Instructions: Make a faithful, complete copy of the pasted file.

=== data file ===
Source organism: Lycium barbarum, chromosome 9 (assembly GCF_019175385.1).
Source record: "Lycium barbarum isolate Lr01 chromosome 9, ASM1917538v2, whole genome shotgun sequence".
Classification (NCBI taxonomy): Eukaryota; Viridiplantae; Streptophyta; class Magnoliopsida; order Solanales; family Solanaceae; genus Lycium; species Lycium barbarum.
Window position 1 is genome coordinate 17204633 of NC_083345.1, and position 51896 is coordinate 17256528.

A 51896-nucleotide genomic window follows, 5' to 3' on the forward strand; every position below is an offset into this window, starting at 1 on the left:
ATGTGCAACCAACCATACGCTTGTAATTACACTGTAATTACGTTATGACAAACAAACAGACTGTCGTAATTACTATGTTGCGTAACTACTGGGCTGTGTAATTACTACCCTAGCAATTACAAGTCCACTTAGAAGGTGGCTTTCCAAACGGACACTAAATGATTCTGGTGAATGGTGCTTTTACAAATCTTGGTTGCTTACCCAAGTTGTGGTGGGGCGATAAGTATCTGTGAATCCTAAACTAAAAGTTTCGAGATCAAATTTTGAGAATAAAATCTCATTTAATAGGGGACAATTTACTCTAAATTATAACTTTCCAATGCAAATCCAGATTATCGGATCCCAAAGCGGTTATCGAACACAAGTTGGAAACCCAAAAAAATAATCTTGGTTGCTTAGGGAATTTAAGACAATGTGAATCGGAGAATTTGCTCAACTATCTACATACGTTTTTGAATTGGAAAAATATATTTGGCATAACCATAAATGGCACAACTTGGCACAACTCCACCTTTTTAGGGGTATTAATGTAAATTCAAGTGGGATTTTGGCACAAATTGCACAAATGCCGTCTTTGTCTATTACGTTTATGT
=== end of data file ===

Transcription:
Source organism: Lycium barbarum, chromosome 9 (assembly GCF_019175385.1).
Source record: "Lycium barbarum isolate Lr01 chromosome 9, ASM1917538v2, whole genome shotgun sequence".
Classification (NCBI taxonomy): Eukaryota; Viridiplantae; Streptophyta; class Magnoliopsida; order Solanales; family Solanaceae; genus Lycium; species Lycium barbarum.
Window position 1 is genome coordinate 17204633 of NC_083345.1, and position 51896 is coordinate 17256528.

A 51896-nucleotide genomic window follows, 5' to 3' on the forward strand; every position below is an offset into this window, starting at 1 on the left:
ATGTGCAACCAACCATACGCTTGTAATTACACTGTAATTACGTTATGACAAACAAACAGACTGTCGTAATTACTATGTTGCGTAACTACTGGGCTGTGTAATTACTACCCTAGCAATTACAAGTCCACTTAGAAGGTGGCTTTCCAAACGGACACTAAATGATTCTGGTGAATGGTGCTTTTACAAATCTTGGTTGCTTACCCAAGTTGTGGTGGGGCGATAAGTATCTGTGAATCCTAAACTAAAAGTTTCGAGATCAAATTTTGAGAATAAAATCTCATTTAATAGGGGACAATTTACTCTAAATTATAACTTTCCAATGCAAATCCAGATTATCGGATCCCAAAGCGGTTATCGAACACAAGTTGGAAACCCAAAAAAATAATCTTGGTTGCTTAGGGAATTTAAGACAATGTGAATCGGAGAATTTGCTCAACTATCTACATACGTTTTTGAATTGGAAAAATATATTTGGCATAACCATAAATGGCACAACTTGGCACAACTCCACCTTTTTAGGGGTATTAATGTAAATTCAAGTGGGATTTTGGCACAAATTGCACAAATGCCGTCTTTGTCTATTACGTTTATGT